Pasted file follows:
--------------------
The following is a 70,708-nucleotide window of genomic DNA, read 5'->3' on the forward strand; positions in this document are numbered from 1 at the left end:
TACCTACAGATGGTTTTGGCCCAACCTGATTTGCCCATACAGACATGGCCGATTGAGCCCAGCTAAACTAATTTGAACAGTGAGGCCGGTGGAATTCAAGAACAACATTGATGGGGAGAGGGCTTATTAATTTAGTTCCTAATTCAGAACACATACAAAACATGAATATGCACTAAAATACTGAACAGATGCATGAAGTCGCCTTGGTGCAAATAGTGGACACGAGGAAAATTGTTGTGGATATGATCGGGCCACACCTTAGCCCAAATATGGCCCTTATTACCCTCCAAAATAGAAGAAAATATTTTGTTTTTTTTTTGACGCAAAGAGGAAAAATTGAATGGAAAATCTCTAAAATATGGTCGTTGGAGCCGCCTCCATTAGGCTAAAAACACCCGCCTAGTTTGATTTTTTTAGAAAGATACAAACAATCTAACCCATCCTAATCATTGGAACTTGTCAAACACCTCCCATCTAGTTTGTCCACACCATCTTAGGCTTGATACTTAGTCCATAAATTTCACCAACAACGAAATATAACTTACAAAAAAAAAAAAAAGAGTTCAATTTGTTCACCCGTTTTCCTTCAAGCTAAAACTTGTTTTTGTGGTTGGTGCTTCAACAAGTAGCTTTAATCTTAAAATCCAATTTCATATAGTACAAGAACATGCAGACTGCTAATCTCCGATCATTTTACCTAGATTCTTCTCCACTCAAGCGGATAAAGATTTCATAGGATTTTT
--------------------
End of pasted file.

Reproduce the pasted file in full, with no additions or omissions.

The following is a 70,708-nucleotide window of genomic DNA, read 5'->3' on the forward strand; positions in this document are numbered from 1 at the left end:
TACCTACAGATGGTTTTGGCCCAACCTGATTTGCCCATACAGACATGGCCGATTGAGCCCAGCTAAACTAATTTGAACAGTGAGGCCGGTGGAATTCAAGAACAACATTGATGGGGAGAGGGCTTATTAATTTAGTTCCTAATTCAGAACACATACAAAACATGAATATGCACTAAAATACTGAACAGATGCATGAAGTCGCCTTGGTGCAAATAGTGGACACGAGGAAAATTGTTGTGGATATGATCGGGCCACACCTTAGCCCAAATATGGCCCTTATTACCCTCCAAAATAGAAGAAAATATTTTGTTTTTTTTTTGACGCAAAGAGGAAAAATTGAATGGAAAATCTCTAAAATATGGTCGTTGGAGCCGCCTCCATTAGGCTAAAAACACCCGCCTAGTTTGATTTTTTTAGAAAGATACAAACAATCTAACCCATCCTAATCATTGGAACTTGTCAAACACCTCCCATCTAGTTTGTCCACACCATCTTAGGCTTGATACTTAGTCCATAAATTTCACCAACAACGAAATATAACTTACAAAAAAAAAAAAAAGAGTTCAATTTGTTCACCCGTTTTCCTTCAAGCTAAAACTTGTTTTTGTGGTTGGTGCTTCAACAAGTAGCTTTAATCTTAAAATCCAATTTCATATAGTACAAGAACATGCAGACTGCTAATCTCCGATCATTTTACCTAGATTCTTCTCCACTCAAGCGGATAAAGATTTCATAGGATTTTT